Most of us believe in the truth behind the English proverb, “Honesty is the best policy”, and believe it applies to our relationships. We’ll tell our partner when he has spinach in his teeth. We’ll let our friend know if no, maybe she can’t pull off that outfit. This type of honesty forms the basics of a sound relationship. But when it comes to relationships in the work environment….the principle gets a little, well, prickly. Why do we find it difficult to tell coworkers or employees the sticky truth about an issue that might be holding them back?
Kim Scott, an entrepreneur, executive and executive coach, wrote the book on what she coined as “radical candor”, a communication practice that gets you over your qualms about giving needed (possibly negative) feedback in a way that honors, not ignores, the whole person. But there are easy ways to get it wrong…which is why we hesitate to give honest feedback in the first place (along with age-old work issues like ego, competitiveness and plain old fear).
She says to imagine a graph with the two axes labeled “caring personally” and “challenging directly”. In more memorable language she calls them the axes of “Give a Damn” and “Willingness to Piss People Off”. The sweet spot — caring personally about the individual while also challenging them directly is “radical candor”. Practicing it means playing an active role in the growth of the people around you by offering direct, in-the-moment, honest and constructive criticisms that are in service to the goals of that individual and the company.
Radical candor stems from Scott’s conviction that interpersonal relationships are the foundation to achieving goals as a company. When relationships are strengthened with radical candor, three things happen:
You create an honest culture of feedback that will keep everyone moving in the right direction.
You understand that people are people — caring about them as humans can motivate them well enough so as to avoid burnout or boredom and keep your team cohesive.
Lastly, you drive results collaboratively. Which drives additional team performance.
She writes, “If you think that you can do these things without strong relationships, you are kidding yourself.” To build strong relationships it’s important to know what avoid. The following are pitfalls to avoid when attempting radical candor:
1. Obnoxious Aggression
When we feel threatened or don’t understand or agree with someone’s choices, we may communicate in a way that challenges the other person without regard to them as a human.
If someone’s actions seem way off-base and your inner monologue is saying, “no, you idiot!,” don’t spout off. Instead, seek understanding. Don’t make assumptions; go to the person directly and ask questions until you have a full picture. Still disagree with them? That’s ok! Provide candor in the context of serving them.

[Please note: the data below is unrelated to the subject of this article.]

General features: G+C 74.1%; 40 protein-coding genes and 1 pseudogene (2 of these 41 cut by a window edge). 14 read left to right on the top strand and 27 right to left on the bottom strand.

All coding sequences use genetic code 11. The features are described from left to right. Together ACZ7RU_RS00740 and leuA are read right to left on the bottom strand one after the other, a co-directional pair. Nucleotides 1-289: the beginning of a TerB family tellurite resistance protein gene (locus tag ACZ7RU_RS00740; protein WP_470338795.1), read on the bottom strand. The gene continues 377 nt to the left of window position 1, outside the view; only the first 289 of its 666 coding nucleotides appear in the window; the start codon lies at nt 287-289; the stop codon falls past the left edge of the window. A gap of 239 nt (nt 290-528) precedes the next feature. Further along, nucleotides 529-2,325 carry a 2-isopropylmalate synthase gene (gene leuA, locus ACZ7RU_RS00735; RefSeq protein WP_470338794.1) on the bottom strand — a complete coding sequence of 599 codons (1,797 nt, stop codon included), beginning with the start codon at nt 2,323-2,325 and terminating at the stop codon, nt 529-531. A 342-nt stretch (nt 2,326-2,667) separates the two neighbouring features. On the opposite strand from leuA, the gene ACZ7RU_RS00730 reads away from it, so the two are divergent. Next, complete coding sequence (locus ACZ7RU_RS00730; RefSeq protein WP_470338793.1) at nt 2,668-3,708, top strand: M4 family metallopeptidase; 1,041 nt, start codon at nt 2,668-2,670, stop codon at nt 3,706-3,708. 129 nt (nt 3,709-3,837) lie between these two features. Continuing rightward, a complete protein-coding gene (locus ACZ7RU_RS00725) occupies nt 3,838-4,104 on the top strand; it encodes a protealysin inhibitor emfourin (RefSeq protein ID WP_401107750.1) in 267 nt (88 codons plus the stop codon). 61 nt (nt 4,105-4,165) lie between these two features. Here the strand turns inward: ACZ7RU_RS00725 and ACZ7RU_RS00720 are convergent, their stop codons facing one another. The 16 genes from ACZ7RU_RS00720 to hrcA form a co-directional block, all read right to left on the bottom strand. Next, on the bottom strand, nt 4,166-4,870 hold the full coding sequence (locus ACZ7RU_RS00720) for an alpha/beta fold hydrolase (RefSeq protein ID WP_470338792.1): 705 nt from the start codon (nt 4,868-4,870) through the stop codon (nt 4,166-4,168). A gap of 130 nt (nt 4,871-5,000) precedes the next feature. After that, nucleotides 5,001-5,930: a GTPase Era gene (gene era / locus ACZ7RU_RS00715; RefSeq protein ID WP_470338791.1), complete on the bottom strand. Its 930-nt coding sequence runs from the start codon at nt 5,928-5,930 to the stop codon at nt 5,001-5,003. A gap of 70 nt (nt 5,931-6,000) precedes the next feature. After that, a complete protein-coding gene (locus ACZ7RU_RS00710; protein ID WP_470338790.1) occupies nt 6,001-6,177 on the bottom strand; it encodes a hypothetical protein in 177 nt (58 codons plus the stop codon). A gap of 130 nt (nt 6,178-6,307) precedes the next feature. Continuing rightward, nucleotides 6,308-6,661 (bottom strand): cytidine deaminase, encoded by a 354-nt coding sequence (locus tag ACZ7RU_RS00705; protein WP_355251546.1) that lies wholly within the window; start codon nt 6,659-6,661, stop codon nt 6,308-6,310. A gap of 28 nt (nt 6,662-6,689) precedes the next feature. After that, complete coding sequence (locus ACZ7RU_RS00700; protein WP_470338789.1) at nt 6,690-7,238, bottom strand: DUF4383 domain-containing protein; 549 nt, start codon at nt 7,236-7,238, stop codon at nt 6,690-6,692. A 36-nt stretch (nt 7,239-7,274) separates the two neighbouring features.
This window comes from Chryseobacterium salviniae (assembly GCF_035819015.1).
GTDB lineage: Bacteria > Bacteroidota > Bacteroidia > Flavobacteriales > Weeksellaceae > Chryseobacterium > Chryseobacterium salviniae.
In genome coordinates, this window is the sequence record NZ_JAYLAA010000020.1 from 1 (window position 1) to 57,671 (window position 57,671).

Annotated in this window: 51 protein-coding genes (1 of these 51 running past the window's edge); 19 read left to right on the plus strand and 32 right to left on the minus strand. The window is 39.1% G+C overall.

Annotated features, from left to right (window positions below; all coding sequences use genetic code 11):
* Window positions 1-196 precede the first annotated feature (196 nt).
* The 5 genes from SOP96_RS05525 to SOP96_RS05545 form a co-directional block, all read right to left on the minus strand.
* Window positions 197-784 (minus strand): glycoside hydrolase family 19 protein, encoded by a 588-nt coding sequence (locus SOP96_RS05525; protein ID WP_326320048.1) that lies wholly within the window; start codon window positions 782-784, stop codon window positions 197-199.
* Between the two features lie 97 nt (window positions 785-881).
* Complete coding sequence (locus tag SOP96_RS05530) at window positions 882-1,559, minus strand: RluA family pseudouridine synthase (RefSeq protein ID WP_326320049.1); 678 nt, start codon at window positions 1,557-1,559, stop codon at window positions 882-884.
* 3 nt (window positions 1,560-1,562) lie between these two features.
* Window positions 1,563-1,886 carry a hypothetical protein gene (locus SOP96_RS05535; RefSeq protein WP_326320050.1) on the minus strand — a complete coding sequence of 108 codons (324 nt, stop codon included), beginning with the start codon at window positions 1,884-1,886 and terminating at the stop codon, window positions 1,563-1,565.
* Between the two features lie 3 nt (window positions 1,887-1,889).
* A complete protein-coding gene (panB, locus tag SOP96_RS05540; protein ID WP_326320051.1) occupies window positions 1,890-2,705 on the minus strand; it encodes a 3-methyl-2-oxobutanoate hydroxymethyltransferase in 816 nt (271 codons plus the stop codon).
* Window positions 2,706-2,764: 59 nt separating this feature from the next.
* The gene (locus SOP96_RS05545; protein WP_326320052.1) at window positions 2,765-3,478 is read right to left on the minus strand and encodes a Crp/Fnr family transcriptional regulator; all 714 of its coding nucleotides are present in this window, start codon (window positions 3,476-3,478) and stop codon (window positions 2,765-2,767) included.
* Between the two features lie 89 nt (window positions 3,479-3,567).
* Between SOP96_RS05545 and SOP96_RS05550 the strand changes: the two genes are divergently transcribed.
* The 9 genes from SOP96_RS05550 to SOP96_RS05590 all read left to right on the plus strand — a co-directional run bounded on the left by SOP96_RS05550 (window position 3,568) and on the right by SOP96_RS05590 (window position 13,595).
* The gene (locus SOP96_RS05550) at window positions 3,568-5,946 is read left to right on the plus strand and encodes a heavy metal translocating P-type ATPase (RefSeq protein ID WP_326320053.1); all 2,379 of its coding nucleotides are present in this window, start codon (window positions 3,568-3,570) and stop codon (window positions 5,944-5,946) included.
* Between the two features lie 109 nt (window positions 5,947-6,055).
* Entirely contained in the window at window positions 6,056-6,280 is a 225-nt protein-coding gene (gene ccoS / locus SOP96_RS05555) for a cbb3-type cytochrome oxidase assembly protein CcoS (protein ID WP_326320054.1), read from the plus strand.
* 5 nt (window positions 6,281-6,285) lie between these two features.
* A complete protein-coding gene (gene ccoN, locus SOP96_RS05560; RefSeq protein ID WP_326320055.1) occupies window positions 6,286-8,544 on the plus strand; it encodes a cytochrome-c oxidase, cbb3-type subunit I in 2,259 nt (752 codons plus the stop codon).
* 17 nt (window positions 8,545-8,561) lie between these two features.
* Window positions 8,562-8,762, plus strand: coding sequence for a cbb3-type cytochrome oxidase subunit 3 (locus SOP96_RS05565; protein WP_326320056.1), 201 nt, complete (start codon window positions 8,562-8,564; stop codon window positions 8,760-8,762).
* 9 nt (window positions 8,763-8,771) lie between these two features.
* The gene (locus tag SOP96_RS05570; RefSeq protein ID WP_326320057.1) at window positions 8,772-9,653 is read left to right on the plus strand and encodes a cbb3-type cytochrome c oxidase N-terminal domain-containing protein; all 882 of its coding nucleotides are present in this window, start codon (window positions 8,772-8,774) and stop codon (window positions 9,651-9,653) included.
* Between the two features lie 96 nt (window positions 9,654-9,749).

2. Manipulative Insincerity
When we want to keep the peace so we can move on to the next thing, or are generally in a hurry, we may communicate with someone in a way that doesn’t challenge them or their actions, and isn’t really caring for them personally. It’s when we choose the path of least resistance.
If you’re about to say something that you think will boost someone up (so you can move on), but inside you’re sighing and eye-rolling, chances are you’re about to fall into this trap. Ask yourself instead how you can turn the thing that’s nagging at you into a concrete piece of feedback that will help the person grow.
3. Ruinous Empathy
Our personal feelings for someone we like can inhibit our ability to give meaningful, direct feedback. We may communicate with this type of person in a way that is based in caring for them personally, but fails to challenge them. We offer platitudes or the vague “oh yeah, it’s fine!” and hope the shortcoming or issue will work itself out naturally.
“Fine” is never really fine. If something isn’t correct or up to standard, assume that it won’t work out naturally and that you are the only, last hope — speak up as quickly as possible. If you really like them, you’ll prove you care, and speaking honestly does just that.
So now that we know what to avoid, how do we do it right? A few tips:
Make sure that your feedback is outcome-oriented — “X is likely to happen if we do nothing about Y.”
Seek understanding and ask questions! The other person’s motivations are likely in service to your shared goals. By understanding where he or she is coming from, you can help offer a better solution.
Be holistic. Mention what’s working in the context of the issue that’s causing problems, but avoid the dreaded “compliment sandwich”.
Make it clear that the feedback is in service to the person — just as if they had spinach in their teeth.
Make it discreet when necessary. Give negative feedback directly and in private; give praise in public.
Ask for it back. Relationships are their strongest if radical candor is reciprocated.
The goal is to support the company’s growth by building a foundation of strong interpersonal relationships. We spend a lot of time at work, so we should make that time meaningful and honest. If we’re more open about issues and shortcomings, without ego, competitiveness, or our own fears getting in the way, then we’re more poised for growth — as a humans, as a community that spends a lot of time together and as a profitable company. And that’s the truth.